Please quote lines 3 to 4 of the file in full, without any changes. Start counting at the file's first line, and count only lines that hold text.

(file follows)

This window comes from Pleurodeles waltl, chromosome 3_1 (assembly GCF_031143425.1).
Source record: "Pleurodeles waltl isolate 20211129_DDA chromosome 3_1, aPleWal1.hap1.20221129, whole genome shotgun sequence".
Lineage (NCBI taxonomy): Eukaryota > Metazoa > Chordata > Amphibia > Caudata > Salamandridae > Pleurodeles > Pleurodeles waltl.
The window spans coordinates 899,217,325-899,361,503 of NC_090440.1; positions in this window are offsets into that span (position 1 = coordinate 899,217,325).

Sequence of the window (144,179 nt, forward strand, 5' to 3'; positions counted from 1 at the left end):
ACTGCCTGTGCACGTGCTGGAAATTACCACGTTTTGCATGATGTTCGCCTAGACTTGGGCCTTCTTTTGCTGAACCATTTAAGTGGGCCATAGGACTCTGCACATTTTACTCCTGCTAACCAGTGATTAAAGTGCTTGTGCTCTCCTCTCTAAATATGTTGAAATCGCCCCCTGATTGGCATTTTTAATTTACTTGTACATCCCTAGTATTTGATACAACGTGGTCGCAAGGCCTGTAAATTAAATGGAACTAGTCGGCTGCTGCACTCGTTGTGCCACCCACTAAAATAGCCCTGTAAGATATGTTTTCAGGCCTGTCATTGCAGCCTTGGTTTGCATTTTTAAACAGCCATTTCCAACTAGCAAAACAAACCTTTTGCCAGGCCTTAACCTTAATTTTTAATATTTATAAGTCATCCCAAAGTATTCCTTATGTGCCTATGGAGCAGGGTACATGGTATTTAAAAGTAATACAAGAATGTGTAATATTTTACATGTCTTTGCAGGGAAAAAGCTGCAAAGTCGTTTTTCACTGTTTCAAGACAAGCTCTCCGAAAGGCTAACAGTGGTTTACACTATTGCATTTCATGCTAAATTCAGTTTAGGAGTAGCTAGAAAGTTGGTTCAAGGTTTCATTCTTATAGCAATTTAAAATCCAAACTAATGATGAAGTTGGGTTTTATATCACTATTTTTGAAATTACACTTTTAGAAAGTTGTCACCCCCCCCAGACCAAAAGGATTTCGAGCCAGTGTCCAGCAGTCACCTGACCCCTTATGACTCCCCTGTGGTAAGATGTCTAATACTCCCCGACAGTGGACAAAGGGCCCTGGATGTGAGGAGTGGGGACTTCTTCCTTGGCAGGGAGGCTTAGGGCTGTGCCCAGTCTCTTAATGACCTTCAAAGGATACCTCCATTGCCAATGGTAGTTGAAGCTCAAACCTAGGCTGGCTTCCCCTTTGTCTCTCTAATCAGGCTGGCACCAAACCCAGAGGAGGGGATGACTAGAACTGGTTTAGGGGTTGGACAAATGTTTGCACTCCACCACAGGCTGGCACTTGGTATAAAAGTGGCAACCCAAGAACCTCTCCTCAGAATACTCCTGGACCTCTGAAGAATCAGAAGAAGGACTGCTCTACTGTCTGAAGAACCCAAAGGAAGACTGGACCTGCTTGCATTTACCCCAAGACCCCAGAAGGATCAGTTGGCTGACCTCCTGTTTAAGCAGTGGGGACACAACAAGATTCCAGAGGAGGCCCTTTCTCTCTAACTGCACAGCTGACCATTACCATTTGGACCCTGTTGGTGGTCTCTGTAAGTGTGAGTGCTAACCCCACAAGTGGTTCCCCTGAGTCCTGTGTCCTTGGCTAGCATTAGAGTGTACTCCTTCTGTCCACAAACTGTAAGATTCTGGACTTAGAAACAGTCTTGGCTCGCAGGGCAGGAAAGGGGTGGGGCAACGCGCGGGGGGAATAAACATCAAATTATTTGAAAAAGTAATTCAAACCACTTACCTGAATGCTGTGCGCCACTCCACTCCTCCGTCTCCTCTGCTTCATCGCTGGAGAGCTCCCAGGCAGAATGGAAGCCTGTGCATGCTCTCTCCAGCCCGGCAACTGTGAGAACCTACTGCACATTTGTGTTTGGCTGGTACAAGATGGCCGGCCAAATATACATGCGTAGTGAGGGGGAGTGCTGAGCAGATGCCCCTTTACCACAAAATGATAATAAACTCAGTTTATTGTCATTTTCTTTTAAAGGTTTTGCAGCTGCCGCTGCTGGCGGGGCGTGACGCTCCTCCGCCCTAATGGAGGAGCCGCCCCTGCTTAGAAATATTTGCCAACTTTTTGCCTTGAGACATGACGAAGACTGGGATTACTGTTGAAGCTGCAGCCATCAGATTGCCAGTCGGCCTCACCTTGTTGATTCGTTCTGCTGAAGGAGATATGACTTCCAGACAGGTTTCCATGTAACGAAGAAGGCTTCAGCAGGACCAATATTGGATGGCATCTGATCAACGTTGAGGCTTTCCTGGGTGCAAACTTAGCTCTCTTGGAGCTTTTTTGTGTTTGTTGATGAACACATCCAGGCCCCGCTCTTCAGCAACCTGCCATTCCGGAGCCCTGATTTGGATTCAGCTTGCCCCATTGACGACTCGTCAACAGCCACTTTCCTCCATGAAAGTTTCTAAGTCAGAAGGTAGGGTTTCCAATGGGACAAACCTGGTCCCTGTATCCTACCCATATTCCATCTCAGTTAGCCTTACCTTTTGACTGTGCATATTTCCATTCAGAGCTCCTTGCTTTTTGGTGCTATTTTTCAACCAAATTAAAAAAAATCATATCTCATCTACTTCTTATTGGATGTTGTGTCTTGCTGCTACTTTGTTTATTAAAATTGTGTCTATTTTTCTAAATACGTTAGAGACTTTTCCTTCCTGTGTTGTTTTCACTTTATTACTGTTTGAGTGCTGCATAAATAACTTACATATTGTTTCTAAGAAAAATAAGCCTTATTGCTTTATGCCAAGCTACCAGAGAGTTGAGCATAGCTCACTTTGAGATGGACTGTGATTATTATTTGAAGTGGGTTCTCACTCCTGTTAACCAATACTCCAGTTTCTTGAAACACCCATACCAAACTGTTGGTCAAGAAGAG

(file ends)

Lineage (NCBI taxonomy): Eukaryota > Metazoa > Chordata > Amphibia > Caudata > Salamandridae > Pleurodeles > Pleurodeles waltl.
The window spans coordinates 899,217,325-899,361,503 of NC_090440.1; positions in this window are offsets into that span (position 1 = coordinate 899,217,325).